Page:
After James Green failed to make the Olympic Team in 2016 at 65kg, Green defeated Jordan Oliver to make the World Team at 70kg for the Non-Olympic Worlds at the end of 2016. He did not have the same success as 2015 - going 2-1 and failing to medal.

Green would bounce back in 2017 in what is his most successful year to date. In the 2017 calendar year, Green won 3 international tournaments (Outstanding Ukrainian, Grand Prix of Spain, and Pan-Am Championships) and recorded his longest winning streak. He put together 21 straight wins that started in March and continued all the way through August to the Finals of the World Championships. Green achieved his best finish at the 2017 World Championships taking silver and losing only to multiple time world champion, Frank Chamizo (ITA) in the finals. 

James Green's Win over Yuhi Fujinama to make the finals of the 2017 World Championships:

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Though Green has not placed at the last 2 world championships, he has still put together an incredible international career and has placed at or won the following international tournaments:

  • Silver at 2021 Henri Deglane (65kg)
  • Silver at FloWrestling’s 150lbs 8-man Tournament
  • Silver at 2019 Alan’s (74kg)
  • Bronze at 2019 Dan Kolov (70kg)
  • Bronze at 2018 Alan’s (70kg)
  • Gold at 2018 Pan-Ams (70kg)
  • Silver at 2017 Worlds (70kg)
  • Gold at 2017 Grand Prix of Spain (70kg)
  • Gold at 2017 Pan-Ams (70kg)
  • Gold at 2016 Grand Prix of Spain (70kg)
  • Bronze at 2016 Poland Open (70kg)
  • Silver at 2015 Pan-Ams (65kg)
  • Bronze at 2015 Worlds (70kg)
  • Gold at 2015 Grand Prix of Spain (70kg)

Green’s Dominance At 70kg In The US

Had the Olympic Committee not cut the number of weight classes down to 6, James Green would likely be a 2-time Olympian for Team USA. Instead, he was forced to drop to 65kg in both 2016 and 2021 to attempt to make the Olympic Team and was unsuccessful in those efforts. The sacrifice in both Olympic years is admirable considering he dropped over 13 pounds under his collegiate weight and10 pounds his freestyle one.

Green falling short in the Olympic years, and the fact 70kg is not an Olympic weight, undeservedly takes attention away from him being one of the best competitors in United States over the last 20 years. Since 2015, Green has made 5 consecutive world teams at the same weight. In the last 20 years, there have only been 5 other wrestlers in Men’s Freestyle to match or exceed that streak:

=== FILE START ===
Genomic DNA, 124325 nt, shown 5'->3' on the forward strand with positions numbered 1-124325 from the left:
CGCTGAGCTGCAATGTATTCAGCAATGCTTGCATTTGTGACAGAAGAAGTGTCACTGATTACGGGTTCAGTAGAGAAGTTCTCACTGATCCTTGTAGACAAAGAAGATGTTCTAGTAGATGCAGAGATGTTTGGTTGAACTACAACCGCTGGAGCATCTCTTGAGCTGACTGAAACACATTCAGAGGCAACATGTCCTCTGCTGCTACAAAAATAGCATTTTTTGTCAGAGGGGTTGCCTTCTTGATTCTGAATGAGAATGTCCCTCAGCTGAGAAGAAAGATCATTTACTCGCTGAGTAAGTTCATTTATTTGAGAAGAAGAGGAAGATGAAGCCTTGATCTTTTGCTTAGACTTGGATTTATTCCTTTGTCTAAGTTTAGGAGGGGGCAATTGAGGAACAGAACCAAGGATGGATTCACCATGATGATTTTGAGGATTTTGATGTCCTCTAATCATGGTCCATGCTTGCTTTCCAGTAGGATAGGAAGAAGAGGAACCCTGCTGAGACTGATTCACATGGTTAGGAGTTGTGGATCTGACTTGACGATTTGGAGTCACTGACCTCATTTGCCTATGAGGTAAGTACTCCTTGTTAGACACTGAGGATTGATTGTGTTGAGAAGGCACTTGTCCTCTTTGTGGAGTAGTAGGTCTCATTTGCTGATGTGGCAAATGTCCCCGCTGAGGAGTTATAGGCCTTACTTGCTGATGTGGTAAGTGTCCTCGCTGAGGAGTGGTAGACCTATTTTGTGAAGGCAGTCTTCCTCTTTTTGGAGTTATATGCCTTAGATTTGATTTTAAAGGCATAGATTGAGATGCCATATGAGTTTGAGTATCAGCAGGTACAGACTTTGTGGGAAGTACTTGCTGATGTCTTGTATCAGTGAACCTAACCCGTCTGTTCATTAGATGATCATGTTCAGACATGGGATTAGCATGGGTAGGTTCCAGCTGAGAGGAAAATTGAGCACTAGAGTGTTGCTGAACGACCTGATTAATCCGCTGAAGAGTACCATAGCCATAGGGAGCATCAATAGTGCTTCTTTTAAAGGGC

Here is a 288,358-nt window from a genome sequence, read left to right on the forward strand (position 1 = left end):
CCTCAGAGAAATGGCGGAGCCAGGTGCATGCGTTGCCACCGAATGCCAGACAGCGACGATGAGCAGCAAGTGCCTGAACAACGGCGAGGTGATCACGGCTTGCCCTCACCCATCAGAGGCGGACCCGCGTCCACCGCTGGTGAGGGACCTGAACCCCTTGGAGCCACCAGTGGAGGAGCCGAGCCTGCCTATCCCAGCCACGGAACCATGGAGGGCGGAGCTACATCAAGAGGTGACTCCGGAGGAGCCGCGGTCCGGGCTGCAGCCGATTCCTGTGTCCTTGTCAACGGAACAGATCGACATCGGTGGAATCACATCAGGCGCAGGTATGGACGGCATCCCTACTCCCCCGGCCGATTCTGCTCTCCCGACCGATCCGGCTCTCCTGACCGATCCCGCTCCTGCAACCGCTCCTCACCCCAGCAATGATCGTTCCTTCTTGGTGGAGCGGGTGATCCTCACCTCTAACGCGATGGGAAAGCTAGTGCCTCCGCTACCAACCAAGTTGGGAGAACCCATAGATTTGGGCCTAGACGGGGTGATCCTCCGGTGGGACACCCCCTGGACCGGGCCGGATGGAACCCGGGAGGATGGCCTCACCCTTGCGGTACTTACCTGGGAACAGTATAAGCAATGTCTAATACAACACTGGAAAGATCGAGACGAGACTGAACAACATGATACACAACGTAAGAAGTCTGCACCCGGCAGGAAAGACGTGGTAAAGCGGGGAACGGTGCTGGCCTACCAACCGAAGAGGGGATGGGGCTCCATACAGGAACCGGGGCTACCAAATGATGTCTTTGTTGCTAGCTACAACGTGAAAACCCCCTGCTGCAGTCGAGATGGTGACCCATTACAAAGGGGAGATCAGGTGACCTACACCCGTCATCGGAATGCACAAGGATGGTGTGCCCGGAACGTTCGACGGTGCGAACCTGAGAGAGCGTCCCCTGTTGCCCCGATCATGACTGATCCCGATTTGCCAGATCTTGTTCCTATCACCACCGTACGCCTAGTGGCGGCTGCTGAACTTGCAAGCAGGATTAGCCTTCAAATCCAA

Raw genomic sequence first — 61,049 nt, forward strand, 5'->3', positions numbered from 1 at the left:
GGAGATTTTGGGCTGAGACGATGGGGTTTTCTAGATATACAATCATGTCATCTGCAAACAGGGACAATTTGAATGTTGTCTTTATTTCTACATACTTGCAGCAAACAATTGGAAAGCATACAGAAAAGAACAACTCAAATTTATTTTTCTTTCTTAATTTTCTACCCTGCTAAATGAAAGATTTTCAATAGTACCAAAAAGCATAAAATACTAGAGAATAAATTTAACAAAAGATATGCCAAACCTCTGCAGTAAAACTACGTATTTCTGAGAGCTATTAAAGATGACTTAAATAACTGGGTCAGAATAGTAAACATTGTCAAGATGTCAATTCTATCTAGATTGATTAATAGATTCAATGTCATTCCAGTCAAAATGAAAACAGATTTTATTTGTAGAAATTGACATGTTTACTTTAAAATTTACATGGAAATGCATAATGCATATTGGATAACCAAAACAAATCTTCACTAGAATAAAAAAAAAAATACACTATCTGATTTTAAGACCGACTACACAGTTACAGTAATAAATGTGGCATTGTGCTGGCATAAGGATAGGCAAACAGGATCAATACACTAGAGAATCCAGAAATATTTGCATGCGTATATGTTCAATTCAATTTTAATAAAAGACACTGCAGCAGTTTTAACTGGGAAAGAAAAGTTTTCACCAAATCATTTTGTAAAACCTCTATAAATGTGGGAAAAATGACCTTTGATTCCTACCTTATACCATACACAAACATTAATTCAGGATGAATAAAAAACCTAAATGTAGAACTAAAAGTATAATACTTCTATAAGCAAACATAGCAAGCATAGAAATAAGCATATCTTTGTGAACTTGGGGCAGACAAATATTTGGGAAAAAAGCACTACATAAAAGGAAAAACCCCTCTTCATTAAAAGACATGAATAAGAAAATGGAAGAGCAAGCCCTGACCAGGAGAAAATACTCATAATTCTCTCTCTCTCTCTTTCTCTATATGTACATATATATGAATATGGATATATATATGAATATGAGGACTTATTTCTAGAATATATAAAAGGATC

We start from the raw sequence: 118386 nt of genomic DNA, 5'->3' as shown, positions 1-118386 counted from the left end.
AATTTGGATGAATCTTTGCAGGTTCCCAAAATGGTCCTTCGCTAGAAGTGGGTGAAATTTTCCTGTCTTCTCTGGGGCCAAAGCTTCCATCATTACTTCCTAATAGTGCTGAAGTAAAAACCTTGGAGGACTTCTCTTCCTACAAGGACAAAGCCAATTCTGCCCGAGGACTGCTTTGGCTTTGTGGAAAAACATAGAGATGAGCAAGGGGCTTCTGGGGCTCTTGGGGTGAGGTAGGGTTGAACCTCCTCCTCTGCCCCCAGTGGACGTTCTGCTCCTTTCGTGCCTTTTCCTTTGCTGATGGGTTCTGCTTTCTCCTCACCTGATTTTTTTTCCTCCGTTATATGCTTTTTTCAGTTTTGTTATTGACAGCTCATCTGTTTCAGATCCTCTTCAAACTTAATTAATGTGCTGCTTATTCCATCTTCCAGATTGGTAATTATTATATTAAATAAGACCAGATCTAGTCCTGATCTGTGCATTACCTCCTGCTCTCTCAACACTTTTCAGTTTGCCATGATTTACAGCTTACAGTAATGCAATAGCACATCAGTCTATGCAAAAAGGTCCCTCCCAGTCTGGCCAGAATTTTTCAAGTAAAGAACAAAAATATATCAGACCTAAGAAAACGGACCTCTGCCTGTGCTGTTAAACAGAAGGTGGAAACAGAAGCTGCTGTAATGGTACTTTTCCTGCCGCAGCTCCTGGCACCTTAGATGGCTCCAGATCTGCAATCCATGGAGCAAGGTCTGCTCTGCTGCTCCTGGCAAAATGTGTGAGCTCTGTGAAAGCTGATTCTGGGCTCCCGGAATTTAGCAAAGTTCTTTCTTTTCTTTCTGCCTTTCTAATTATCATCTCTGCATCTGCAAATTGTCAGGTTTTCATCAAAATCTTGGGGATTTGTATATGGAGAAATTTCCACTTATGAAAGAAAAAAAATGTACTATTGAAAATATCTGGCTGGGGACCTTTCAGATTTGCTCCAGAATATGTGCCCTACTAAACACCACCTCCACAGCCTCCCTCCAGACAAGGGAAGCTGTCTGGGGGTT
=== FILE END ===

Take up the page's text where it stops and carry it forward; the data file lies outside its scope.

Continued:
• Jordan Burroughs (74kg-2011-2019)
  • Kyle Snyder (97kg - 2015-Present)
  • Tervel Dlagnev (125kg - 2011-2016)
  • Daniel Cormier (96kg - 2003-2008
  • Kerry McCoy (130kg - 2000-2004)

Also, James Green’s total record at 70kg against Americans is 43-4. After the loss at the 2015 Senior Nationals to Nick Marable, James Green won 19 consecutive matches against Americans at 70kg before losing 8-6 to Ryan Deakin in the finals of the 2019 US Open. That means his win streak against Americans at 70kg lasted 4 years! He hasn’t lost to an American at 70kg since that Deakin loss - making his record 38-1 dating back to April 2015. 

Take a look at how Green has performed at domestic tournaments at 70kg:

  • Gold at 2021 Senior Nationals 
  • 2019 Final X Champion 
  • Gold at 2019 World Team Trials
  • Silver at 2019 US Open
  • 2018 Final X Champion
  • 2017 World Team Trials Champion
  • Gold at 2017 US Open
  • 2016 World Team Trials Champion
  • 2015 World Team Trials Champion
  • Bronze at 2015 Senior Nationals
  • 5th at 2014 US Open

James Green is still building his legacy on the mat but will certainly go down as one of the best wrestlers for Team USA in the last 2 decades. He is currently one of the best 70kg wrestlers in the world and remains the man to beat at 70kg for Team USA. 

James Green's Senior Level Stats:

  • 2015 World Bronze
  • 2017 World Silver
  • Record - 110-31
  • 70kg record - 96-17
  • 4th Most Wins among active USA Wrestlers (men’s freestyle)
  • Wins over 4 different World Medalists and 1 World Champion
  • Wins over 4 Tokyo Olympians
  • Longest winning streak-21 matches (March 2017-August 2017)
  • Outscored his opponents by a combined 941-355
  • 38% bonus rate (51 tech falls, 3 pins)
  • 49 shut-out wins